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A Look At How The AMD EPYC Linux Performance Has Evolved Over The Past Year

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  • A Look At How The AMD EPYC Linux Performance Has Evolved Over The Past Year

    Phoronix: A Look At How The AMD EPYC Linux Performance Has Evolved Over The Past Year

    This month marks one year since AMD returned to delivering high-performance server CPUs with the debut of their EPYC 7000 series processor line-up. It's been a triumphant period for AMD with the successes over the past year of their EPYC family. Over the past year, the Linux support has continued to improve with several EPYC/Zen CPU optimizations, ongoing Zen compiler tuning, CPU temperature monitoring support within the k10temp driver, and general improvements to the Linux kernel that have also helped out EPYC. In this article is a comparison of a "2017" Linux software stack as was common last year to the performance now possible if using the bleeding-edge software components. These Linux benchmarks were done with the EPYC 7351P, 7401P, and 7601 processors.

    http://www.phoronix.com/vr.php?view=26433

  • #2
    Nice improvement :-). I guess we should see something similar for the desktop Ryzen chips

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    • #3
      Originally posted by EarthMind View Post
      Nice improvement :-). I guess we should see something similar for the desktop Ryzen chips
      I hope so because my 2400g, a brilliant little APU when it works, still blank-screens about half the time on reboot and needs to be reset until it boots. That's with Ubuntu 18.04. Once booted, zero problems, and very snappy performance from the onboard vega graphics. (I'm using a Gigabyte Aorus X370 Gaming K5 motherboard that has had its BIOS updated to April 2018 version).
      Last edited by vegabook; 06-11-2018, 02:01 PM.

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      • #4
        vegabook
        Have you tried a new one:
        Index of ~/kernel-ppa/mainline

        Unfortunately you can't update from this ppa automatically. So you will have 4.17 as long as you don't get a higher version from the standard repos(Which will only happen with a distro upgrade) or until you download a newer one from the kernel-ppa.

        Edit: You can also add the Padoka PPA but it is packaging the development driver branch so it's brand new but perhaps also a bit buggy/less buggy - depends from which perspective you look at it.
        Last edited by oooverclocker; 06-11-2018, 04:46 PM.

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        • #5
          Originally posted by oooverclocker View Post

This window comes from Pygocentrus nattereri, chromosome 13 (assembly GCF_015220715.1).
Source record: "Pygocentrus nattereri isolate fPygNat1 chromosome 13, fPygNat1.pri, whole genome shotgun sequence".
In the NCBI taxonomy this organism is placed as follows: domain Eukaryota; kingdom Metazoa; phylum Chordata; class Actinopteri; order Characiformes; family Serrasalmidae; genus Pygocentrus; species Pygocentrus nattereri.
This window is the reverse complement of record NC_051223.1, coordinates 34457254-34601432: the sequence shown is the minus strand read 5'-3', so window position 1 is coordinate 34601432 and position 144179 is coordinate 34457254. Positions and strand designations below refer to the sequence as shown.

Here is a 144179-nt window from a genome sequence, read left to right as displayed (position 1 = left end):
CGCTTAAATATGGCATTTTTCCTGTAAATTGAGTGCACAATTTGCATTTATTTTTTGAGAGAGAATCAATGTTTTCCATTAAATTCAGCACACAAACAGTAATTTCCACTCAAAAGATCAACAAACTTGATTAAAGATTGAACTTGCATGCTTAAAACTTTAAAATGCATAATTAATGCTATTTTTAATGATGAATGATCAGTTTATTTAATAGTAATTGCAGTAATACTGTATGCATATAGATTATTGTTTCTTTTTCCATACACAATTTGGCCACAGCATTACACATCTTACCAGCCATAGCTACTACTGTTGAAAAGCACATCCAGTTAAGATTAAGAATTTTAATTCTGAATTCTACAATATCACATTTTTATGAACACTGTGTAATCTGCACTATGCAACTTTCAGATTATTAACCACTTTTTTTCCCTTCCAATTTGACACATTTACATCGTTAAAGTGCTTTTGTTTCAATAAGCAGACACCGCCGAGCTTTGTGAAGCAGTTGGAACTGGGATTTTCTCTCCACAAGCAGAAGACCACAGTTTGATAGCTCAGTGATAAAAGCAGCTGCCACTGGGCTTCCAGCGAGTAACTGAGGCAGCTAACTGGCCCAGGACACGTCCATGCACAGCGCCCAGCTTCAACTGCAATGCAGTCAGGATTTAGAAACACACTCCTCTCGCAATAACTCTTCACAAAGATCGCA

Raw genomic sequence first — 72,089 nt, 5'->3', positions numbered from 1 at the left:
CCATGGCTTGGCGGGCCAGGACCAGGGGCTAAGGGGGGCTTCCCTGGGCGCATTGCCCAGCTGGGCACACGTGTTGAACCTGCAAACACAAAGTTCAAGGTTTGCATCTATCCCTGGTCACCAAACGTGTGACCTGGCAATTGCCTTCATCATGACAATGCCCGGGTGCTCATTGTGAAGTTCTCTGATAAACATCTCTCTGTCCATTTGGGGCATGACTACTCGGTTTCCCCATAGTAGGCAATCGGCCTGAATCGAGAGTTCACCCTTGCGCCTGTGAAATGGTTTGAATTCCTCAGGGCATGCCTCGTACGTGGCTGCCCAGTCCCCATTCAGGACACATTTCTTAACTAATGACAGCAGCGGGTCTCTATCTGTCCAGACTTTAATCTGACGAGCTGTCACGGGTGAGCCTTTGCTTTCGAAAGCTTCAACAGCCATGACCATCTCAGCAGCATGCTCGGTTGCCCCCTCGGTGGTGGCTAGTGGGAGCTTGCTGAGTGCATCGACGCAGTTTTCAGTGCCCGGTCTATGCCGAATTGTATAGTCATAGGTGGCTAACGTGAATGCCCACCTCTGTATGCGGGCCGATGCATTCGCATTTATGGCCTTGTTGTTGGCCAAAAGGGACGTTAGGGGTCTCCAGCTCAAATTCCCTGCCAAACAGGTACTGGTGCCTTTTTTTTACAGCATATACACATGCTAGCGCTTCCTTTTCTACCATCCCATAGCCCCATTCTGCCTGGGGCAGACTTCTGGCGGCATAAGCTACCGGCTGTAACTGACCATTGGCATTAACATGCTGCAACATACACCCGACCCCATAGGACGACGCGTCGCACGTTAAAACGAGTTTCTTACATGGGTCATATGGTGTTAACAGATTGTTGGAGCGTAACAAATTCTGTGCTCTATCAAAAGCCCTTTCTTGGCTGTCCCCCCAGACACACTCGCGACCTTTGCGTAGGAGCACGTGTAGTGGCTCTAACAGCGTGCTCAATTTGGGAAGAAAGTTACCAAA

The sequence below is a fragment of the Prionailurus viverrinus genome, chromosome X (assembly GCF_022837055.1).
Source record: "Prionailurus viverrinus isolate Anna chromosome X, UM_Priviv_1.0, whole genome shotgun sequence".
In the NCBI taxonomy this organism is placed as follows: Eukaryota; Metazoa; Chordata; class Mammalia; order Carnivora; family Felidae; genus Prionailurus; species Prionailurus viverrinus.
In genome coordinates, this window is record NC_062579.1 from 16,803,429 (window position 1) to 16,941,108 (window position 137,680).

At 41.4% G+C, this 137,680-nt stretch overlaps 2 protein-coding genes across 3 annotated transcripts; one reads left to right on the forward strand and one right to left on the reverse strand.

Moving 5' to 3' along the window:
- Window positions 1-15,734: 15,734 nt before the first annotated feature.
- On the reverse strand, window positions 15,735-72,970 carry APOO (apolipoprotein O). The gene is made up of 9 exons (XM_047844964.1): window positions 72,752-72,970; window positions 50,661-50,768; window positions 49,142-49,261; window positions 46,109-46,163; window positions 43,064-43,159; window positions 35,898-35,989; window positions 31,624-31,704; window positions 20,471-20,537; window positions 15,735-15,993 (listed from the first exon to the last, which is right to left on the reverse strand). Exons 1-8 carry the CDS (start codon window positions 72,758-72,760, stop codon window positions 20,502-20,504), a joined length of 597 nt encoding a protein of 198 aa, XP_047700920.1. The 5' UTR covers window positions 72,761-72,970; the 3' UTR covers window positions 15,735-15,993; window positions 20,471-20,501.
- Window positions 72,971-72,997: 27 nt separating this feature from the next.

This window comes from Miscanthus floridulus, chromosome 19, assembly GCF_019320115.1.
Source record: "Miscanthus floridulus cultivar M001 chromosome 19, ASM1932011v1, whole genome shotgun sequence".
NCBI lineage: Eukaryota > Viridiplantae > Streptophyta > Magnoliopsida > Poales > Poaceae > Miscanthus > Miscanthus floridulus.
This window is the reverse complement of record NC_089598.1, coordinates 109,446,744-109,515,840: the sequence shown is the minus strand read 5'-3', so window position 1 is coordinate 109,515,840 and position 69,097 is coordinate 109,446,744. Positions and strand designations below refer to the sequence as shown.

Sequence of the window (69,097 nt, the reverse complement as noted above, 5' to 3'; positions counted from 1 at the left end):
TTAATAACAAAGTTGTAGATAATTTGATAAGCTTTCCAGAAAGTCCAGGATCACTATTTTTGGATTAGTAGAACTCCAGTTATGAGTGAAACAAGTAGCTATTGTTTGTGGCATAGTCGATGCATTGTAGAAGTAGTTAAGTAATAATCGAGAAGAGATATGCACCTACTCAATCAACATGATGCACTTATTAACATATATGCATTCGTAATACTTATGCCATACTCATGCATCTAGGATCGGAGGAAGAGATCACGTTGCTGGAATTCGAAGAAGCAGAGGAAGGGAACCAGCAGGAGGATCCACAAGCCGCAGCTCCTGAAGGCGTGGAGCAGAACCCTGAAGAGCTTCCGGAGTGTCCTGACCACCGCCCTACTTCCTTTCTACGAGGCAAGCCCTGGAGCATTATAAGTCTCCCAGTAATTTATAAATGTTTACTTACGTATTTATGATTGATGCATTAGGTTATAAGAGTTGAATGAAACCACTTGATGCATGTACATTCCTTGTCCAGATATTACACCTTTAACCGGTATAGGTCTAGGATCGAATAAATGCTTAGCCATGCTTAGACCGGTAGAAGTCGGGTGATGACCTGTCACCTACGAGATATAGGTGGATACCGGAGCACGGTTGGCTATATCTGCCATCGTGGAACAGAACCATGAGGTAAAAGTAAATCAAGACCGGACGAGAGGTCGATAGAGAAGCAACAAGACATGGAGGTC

Have you tried a new one:
          Index of ~/kernel-ppa/mainline
          Not sure what you are talking about? Testing was done with the latest 4.17 stable kernel.
          Michael Larabel
          http://www.michaellarabel.com/

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          • #6
            Sorry Michael , I was referring to the posting of vegabook. I should have made this clearer.

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            • #7
              Nice gains - minor regressions, what more could you ask for. The regressions make me wonder if the spectra remediations are a factor.

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              • #8
                You need the absolute newest kernels and libs to get the APUs functioning correctly. Im not familiar enough with Ubuntu tell you how to go about updating the distro.

                Originally posted by vegabook View Post

                I hope so because my 2400g, a brilliant little APU when it works, still blank-screens about half the time on reboot and needs to be reset until it boots. That's with Ubuntu 18.04. Once booted, zero problems, and very snappy performance from the onboard vega graphics. (I'm using a Gigabyte Aorus X370 Gaming K5 motherboard that has had its BIOS updated to April 2018 version).

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                • #9
                  Originally posted by wizard69 View Post
                  You need the absolute newest kernels and libs to get the APUs functioning correctly. Im not familiar enough with Ubuntu tell you how to go about updating the distro.


                  I'll probably try Fedora

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                  • #10
                    Originally posted by vegabook View Post

                    I hope so because my 2400g, a brilliant little APU when it works, still blank-screens about half the time on reboot and needs to be reset until it boots. That's with Ubuntu 18.04. Once booted, zero problems, and very snappy performance from the onboard vega graphics. (I'm using a Gigabyte Aorus X370 Gaming K5 motherboard that has had its BIOS updated to April 2018 version).
                    You could try disabling modesetting (nomodeset in grub) which makes the freeze problem completely go away, but then you loose modesetting and not entirely sure if 3d accel fully works (seemed to work, but can not be sure).

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